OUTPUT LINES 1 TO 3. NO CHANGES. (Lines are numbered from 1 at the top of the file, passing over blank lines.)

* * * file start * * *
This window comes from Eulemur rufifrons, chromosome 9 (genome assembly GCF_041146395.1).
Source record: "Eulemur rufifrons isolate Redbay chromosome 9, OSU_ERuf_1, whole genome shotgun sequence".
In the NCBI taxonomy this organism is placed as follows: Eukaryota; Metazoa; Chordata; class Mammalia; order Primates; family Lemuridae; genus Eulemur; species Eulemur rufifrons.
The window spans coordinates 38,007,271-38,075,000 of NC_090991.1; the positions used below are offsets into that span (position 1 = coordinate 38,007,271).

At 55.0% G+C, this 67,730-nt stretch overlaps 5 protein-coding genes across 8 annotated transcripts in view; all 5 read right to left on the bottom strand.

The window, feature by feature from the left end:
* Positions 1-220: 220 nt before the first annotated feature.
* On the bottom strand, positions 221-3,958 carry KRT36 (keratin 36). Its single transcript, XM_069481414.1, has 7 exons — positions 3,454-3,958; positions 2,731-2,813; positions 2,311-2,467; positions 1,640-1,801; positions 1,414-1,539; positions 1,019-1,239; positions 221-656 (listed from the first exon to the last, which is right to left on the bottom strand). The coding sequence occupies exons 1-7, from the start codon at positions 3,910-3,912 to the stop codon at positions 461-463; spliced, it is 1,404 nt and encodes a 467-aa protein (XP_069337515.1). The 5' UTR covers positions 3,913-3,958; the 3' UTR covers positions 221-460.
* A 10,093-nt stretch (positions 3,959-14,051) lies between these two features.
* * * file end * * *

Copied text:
This window comes from Eulemur rufifrons, chromosome 9 (genome assembly GCF_041146395.1).
Source record: "Eulemur rufifrons isolate Redbay chromosome 9, OSU_ERuf_1, whole genome shotgun sequence".
In the NCBI taxonomy this organism is placed as follows: Eukaryota; Metazoa; Chordata; class Mammalia; order Primates; family Lemuridae; genus Eulemur; species Eulemur rufifrons.